‘Special advocate’ ruling a partial victory for Ottawa in terror caseposted on April 25, 2012 | in Category Mohamed Harkat | PermaLink
Source: The Globe and Mail
Date: April 25, 2012
A contentious terrorism provision creating the use of “special advocates” who are privy to secret government evidence is constitutional, the Federal Court of Appeal ruled today.
But the federal government’s victory triumph was tempered by a finding that the rights of suspected terrorist Mohamed Harkat were violated by the use of electronic recordings that have since been destroyed.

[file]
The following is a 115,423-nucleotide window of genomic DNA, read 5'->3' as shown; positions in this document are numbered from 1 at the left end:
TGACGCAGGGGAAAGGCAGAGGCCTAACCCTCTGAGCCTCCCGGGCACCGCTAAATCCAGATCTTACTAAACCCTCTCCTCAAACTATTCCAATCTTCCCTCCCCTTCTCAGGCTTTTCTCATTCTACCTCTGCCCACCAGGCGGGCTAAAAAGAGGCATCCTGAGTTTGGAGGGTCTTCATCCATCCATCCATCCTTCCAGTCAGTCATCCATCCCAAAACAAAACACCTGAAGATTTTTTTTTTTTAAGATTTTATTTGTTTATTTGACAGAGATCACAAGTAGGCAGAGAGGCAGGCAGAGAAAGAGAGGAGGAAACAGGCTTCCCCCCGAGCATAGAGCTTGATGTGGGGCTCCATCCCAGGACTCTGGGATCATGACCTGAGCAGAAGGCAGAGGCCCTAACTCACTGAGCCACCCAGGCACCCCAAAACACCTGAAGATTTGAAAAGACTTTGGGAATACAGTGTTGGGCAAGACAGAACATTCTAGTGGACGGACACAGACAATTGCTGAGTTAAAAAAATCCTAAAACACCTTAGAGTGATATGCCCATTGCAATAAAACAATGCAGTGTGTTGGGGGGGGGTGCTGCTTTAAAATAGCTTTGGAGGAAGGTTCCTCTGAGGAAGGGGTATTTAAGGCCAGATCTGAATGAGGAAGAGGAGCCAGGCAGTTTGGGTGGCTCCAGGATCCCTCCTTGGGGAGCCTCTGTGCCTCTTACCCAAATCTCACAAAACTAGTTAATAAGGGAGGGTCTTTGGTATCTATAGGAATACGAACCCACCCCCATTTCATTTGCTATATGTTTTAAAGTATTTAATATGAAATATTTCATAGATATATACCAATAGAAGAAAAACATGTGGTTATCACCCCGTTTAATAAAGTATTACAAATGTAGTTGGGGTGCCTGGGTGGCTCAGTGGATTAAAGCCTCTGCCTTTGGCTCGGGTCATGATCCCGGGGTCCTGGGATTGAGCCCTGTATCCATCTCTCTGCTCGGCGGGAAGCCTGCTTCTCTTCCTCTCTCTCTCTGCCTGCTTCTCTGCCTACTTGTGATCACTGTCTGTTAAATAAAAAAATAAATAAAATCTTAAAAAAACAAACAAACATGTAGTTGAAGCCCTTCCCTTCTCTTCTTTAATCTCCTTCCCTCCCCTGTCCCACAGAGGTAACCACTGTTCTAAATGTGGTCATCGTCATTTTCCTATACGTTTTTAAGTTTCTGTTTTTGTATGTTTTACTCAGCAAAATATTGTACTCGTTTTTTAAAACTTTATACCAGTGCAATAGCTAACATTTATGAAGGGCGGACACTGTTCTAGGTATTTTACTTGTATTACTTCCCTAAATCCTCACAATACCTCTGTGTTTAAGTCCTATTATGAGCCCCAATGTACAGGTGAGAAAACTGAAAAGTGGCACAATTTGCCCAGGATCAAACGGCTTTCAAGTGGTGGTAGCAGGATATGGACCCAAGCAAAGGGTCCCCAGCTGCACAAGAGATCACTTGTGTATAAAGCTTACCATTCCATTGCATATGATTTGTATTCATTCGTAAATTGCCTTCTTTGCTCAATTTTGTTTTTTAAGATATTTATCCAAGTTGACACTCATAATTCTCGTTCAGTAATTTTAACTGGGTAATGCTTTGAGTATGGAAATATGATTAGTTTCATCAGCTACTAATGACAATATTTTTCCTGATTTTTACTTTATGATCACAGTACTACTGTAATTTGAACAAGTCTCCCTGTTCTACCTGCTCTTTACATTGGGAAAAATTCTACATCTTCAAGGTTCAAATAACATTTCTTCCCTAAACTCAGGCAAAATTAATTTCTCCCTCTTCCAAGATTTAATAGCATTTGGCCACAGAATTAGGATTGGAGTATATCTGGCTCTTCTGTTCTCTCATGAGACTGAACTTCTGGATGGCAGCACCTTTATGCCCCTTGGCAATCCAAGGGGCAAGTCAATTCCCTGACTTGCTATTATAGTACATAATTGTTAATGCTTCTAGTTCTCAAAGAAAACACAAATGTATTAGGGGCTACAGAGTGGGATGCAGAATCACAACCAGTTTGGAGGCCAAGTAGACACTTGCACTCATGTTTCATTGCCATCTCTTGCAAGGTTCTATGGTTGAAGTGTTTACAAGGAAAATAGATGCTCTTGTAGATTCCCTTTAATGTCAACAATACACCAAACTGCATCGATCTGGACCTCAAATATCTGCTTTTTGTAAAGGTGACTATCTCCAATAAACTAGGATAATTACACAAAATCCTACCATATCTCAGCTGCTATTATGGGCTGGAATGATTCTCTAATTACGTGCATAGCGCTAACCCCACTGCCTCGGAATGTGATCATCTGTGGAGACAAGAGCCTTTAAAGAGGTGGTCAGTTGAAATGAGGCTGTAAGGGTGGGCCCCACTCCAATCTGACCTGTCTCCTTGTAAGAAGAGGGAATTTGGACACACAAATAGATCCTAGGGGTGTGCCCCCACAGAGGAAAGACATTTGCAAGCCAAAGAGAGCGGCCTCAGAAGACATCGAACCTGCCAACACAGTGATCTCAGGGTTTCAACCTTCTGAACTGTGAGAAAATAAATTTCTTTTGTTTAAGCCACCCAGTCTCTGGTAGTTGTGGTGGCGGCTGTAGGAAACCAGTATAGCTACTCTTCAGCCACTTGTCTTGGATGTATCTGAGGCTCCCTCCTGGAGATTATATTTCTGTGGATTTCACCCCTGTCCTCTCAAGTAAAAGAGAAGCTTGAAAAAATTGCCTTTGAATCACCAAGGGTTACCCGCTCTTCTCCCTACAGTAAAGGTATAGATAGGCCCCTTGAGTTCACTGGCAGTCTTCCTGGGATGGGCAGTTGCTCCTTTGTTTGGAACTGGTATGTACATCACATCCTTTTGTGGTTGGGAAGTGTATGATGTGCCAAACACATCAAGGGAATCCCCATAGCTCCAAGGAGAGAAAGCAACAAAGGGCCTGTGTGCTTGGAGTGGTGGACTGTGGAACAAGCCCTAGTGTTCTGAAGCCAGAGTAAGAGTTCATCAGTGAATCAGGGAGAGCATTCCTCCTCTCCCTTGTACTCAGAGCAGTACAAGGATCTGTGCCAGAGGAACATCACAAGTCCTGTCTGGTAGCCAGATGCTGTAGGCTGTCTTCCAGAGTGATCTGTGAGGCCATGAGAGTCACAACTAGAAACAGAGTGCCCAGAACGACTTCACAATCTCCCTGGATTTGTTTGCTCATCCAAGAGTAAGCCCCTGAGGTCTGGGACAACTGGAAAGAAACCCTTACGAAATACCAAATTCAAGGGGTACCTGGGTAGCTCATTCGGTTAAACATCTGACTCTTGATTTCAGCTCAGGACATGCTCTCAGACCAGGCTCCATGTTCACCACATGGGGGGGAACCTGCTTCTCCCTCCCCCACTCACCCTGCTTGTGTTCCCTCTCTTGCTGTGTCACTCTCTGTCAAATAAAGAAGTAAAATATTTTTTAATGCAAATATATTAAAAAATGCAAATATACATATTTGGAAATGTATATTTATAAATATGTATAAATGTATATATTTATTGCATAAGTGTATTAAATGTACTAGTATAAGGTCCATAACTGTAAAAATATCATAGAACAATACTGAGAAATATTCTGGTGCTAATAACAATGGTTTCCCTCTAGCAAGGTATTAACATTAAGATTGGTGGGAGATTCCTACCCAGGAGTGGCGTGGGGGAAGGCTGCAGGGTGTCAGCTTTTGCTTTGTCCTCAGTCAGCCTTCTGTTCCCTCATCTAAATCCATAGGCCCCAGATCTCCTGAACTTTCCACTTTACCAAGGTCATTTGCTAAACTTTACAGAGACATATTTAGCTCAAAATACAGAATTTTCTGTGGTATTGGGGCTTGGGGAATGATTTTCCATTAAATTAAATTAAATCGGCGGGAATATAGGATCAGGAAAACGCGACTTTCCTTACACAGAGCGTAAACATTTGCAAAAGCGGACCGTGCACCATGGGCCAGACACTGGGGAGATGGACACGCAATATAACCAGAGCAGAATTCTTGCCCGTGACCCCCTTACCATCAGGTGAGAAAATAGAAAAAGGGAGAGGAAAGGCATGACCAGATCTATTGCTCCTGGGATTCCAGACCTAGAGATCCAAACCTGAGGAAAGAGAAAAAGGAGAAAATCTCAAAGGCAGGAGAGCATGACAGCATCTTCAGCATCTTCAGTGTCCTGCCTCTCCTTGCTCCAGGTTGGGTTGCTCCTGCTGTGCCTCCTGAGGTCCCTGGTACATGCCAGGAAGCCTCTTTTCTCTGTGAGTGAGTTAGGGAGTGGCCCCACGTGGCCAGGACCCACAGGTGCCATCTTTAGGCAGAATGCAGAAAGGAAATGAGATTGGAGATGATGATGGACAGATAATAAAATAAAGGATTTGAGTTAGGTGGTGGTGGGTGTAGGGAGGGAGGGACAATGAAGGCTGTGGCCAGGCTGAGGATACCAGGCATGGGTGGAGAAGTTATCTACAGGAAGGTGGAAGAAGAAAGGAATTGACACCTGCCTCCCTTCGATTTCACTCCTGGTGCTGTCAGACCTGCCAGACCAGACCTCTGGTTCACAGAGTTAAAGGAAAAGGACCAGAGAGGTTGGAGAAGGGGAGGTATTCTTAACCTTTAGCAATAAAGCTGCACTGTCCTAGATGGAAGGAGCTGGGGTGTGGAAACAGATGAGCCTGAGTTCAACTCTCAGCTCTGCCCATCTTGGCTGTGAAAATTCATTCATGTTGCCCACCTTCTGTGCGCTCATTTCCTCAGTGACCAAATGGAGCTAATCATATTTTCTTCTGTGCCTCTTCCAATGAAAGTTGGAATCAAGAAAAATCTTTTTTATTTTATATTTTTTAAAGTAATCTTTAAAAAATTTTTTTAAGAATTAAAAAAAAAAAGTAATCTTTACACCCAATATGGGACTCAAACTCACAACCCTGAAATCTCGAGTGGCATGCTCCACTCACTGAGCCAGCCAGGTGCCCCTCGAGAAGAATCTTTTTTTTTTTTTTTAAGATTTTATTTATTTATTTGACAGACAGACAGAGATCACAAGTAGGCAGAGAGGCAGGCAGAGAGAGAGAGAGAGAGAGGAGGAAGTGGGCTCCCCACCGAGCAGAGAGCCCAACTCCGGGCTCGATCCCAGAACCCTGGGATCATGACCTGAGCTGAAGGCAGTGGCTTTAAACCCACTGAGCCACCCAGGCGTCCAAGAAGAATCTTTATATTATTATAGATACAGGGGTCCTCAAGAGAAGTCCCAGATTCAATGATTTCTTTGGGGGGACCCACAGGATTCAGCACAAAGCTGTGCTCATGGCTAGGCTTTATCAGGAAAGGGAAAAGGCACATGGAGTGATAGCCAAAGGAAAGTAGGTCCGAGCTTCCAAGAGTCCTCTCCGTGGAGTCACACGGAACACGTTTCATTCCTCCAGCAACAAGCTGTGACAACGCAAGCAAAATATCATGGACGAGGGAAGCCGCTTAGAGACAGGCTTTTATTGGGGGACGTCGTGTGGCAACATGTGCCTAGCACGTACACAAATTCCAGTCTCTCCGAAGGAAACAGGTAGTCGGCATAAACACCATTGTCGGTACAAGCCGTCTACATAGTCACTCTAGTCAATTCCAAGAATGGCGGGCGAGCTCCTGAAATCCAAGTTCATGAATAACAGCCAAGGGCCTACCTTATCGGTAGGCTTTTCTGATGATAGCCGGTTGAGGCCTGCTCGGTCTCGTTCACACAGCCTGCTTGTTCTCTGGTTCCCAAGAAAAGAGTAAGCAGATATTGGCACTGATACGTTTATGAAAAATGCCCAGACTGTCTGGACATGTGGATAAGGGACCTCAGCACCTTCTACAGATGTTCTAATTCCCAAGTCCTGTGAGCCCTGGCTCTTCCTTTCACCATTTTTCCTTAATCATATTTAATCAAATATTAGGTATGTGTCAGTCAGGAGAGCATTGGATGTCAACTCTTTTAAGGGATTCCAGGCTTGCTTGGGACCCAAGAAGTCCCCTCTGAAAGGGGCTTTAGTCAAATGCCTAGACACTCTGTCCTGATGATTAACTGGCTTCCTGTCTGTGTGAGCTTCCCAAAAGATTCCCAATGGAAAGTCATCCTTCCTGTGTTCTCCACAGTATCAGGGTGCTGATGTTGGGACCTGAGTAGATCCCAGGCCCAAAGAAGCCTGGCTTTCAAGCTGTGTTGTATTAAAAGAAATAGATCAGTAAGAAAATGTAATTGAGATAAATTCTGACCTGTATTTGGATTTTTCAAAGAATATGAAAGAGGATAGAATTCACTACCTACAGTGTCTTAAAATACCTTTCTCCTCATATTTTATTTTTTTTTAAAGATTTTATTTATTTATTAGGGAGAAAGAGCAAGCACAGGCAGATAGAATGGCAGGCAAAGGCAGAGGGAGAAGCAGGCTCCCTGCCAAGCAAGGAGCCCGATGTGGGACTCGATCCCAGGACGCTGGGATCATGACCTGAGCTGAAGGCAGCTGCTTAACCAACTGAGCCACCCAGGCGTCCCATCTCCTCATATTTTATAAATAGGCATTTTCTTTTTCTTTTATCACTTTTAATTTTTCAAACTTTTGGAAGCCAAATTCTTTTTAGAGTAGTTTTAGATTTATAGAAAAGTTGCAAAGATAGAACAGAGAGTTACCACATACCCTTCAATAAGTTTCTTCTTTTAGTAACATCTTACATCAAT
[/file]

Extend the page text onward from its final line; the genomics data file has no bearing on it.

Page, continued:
Any such evidence can only be used against Mr. Harkat if he was privy to the contents, the court said. It sent the case back to a trial judge for reconsideration based only on the portions that are properly admissible.
In another important victory for those targeted under the security certificate process, the three-judge panel found that Mr. Harkat’s trial judge was wrong to create a special “class privilege” for informers in these cases.
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